Susan Snedaker, principal consultant of Virtual Team, a business and IT consulting firm in Tucson, AZ, found that one technology-phobic client, a long-time brick-and-mortar company, was leery of how e-commerce could be used in its industry. Snedaker presented its business leaders with a report she compiled on how the company's competitors were using technology and the Web to gain greater distribution and market share.

"We researched their market niche and said, 'This is how the competitive environment is changing, and here's how this tech solution is going to improve your competitive advantage as well,'" Snedaker said.

Because the company had initially been resistant to the Web, it was not completely aware of how its competitors were using it to gain market advantage. The research documentation provided Snedaker and her team the vehicle it needed to further implement its technology changes.

"With IT people who have a depth of detailed knowledge of the technology, they talk about the features," said Snedaker. "They'll say it's got all these bells and whistles, but they don't get to what the benefit of those features are for that group of people."

Present a detailed change plan
Resistance to change by a client can also be the result of either a fear or misunderstanding of how the change would be implemented. For consultants, offering a detailed change plan for the client serves as the "how" portion of your recommendation.

What you want to show the client, according to Snedaker, is that a map exists of how to reach the desired state. "A bridge from point A to point B," she said. In many cases, because point B can be so far off in the distance, Snedaker recommends a change plan that has several phases so as not to overwhelm a client and its business.

For example, Snedaker’s brick-and-mortar client had a three-phase change plan that eased the company's tension over making its technological and process changes.

The first phase was for the company to outsource its Web site to larger servers that offered better firewalls and improved security. Snedaker showed this solution was cheaper than doing it all in-house.

The second phase was to build a bare-bones e-commerce offering that addressed the company's goals but could be expanded later. The third phase was an evaluation segment that included a customer survey to determine which additional features would be added to the Web site, most of which have now been added incrementally throughout the year.

The change plan should list all the steps to attain the client's desired state as well as a section where the consultant plans to teach the staff or managers how to operate the technology themselves—the "knowledge transfer." This is to reduce future reliance on you, the consultant, and ease anxiety among the staff by passing on critical information about the new technology and process.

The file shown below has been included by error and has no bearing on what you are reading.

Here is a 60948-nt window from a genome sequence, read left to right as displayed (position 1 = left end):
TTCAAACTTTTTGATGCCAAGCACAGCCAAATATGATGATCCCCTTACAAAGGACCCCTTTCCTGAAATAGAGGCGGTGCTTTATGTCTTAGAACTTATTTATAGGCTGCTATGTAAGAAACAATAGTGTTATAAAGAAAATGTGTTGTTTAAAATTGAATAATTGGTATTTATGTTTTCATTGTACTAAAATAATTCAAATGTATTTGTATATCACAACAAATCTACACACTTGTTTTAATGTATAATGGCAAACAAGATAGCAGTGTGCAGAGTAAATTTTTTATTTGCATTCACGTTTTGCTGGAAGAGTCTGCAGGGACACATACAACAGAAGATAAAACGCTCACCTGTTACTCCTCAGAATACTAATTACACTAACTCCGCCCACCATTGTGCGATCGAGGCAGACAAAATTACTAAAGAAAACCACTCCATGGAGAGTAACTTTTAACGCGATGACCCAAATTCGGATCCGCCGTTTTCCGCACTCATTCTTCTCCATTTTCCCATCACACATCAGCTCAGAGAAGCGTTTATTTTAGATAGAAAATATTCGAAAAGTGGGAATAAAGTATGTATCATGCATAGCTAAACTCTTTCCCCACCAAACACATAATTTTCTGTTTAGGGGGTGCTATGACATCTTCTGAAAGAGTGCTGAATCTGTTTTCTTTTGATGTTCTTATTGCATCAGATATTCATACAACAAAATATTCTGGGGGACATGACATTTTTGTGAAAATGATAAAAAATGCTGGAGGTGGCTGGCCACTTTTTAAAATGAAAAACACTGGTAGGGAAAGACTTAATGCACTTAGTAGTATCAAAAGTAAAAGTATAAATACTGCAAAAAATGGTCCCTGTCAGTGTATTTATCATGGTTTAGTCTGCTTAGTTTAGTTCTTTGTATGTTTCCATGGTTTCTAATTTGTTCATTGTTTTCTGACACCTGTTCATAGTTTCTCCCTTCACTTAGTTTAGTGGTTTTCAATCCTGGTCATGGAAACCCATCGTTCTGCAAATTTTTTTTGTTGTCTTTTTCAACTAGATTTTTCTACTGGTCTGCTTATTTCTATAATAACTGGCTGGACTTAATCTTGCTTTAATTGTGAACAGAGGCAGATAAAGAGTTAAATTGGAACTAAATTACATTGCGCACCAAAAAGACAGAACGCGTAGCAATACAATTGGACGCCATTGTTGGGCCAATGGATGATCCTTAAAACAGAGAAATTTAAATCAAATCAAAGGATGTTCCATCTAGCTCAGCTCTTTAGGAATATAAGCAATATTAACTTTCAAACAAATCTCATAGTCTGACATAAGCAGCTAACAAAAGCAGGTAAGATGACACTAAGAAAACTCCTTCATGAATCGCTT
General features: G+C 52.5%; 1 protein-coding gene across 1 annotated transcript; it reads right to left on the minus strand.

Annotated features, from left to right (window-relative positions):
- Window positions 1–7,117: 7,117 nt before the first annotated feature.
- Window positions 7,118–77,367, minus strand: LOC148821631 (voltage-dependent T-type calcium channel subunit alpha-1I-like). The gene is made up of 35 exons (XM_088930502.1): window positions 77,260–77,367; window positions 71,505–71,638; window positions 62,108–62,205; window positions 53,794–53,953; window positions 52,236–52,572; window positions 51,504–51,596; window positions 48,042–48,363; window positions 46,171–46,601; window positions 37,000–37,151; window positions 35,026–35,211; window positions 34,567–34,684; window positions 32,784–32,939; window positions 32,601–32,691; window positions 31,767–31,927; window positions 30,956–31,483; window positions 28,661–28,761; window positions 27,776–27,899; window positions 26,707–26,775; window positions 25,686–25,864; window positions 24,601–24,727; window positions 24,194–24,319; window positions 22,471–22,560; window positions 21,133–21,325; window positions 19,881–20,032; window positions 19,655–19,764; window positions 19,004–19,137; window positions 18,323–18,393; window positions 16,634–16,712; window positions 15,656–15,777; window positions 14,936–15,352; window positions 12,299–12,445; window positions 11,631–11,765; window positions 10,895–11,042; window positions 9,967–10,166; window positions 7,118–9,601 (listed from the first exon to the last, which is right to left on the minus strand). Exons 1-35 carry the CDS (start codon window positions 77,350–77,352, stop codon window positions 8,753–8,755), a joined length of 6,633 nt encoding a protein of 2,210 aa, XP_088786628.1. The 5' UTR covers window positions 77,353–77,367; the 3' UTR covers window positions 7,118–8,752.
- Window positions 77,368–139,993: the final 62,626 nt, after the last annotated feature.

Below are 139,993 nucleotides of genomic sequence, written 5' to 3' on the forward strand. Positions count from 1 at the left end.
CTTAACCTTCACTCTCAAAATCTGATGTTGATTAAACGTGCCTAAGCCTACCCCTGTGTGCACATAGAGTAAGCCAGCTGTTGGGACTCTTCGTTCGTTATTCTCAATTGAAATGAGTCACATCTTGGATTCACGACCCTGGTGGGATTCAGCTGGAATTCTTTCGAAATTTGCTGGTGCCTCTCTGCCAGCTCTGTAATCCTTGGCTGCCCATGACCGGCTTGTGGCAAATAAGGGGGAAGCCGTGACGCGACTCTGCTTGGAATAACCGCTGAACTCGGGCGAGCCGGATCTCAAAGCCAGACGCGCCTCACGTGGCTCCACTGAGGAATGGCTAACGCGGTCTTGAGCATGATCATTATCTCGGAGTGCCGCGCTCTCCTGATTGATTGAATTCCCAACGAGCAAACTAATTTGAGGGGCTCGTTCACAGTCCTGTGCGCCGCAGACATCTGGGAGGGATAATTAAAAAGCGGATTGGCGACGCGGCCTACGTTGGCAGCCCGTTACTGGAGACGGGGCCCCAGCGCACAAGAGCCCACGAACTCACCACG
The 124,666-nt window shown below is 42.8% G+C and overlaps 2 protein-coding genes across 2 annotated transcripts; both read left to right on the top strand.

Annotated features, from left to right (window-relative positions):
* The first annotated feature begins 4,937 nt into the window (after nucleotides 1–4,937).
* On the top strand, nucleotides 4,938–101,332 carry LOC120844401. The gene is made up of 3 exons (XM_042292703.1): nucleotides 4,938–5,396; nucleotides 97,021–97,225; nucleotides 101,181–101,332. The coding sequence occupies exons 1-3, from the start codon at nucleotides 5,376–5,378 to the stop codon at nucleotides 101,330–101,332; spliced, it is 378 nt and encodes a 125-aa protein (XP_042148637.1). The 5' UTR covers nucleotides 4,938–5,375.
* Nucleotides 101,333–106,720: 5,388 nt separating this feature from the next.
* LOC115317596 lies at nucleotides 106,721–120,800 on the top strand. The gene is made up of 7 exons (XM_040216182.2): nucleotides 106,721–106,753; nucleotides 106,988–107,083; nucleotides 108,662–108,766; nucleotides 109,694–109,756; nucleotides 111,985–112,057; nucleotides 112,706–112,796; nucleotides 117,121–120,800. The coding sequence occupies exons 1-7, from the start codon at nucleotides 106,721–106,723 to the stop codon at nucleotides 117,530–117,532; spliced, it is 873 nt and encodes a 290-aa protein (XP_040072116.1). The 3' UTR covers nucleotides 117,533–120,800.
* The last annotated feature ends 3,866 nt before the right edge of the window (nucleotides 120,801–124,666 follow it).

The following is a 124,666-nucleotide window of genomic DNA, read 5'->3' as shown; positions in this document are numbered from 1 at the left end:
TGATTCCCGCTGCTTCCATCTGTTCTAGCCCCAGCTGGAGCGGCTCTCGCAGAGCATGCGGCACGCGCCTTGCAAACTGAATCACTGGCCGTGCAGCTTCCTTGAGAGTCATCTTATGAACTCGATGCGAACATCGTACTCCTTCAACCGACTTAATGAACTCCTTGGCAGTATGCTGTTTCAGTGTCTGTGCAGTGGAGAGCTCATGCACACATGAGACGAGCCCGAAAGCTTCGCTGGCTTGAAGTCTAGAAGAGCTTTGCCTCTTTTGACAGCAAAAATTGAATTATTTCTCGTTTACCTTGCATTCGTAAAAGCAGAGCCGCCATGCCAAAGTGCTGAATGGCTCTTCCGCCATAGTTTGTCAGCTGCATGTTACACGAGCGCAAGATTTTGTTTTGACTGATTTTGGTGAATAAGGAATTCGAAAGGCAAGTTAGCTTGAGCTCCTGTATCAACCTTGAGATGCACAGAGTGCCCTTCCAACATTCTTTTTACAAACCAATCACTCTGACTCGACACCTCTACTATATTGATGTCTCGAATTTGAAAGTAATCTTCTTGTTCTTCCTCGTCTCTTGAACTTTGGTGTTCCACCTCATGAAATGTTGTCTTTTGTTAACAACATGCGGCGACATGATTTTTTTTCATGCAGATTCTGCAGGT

Anticipate pockets of resistance
Once the desired state, the research, the business benefit, and the change plan are in place, the final step is to anticipate and discuss resistance.

LaMarsh has her clients sketch what she calls a key roles map, which looks similar to an organizational chart but identifies what the new roles for each group would be, and outlines potential reasons for the resistance in each group.

If your client—the person who sponsors the engagement—is the person most resistant to the proposed change, you can craft a key roles map on your own to work through as many of the anticipated issues as possible. Then, present the key roles map to the client as part of the change plan.

"You're looking for the target populations that are going to be affected, for the change agents who are going to do all the work on the change, and for the leadership who is going to be the sponsor," LaMarsh said. "You're looking at not only the IT people but also IT's customers and the operational areas that will be impacted by this technology."

If your sponsor is agreeable, but it appears that the affected parties may resist, you and the sponsor can work on the key roles map together.

Once you bring the change recommendations to the management or staff level with your sponsor, having a discussion full of what Snedaker calls, "yes, but" conversations helps air organizational fears, and can also bring to light critical information of which you were previously unaware.

"It is anticipating who is going to respond in what manner, and having an open dialogue where you encourage that kind of discussion of 'yes but,' while also tempering the one or two people that seem inevitable in any group that say, 'this will never work,'" Snedaker said.

In those discussions, Snedaker recommends that consultants focus on the "what" and "how" of the change and not individual or group positions.

"Focus on the outcome," said Snedaker, and in dealing with strong resistors, ask them, "Then how we are going to get there?"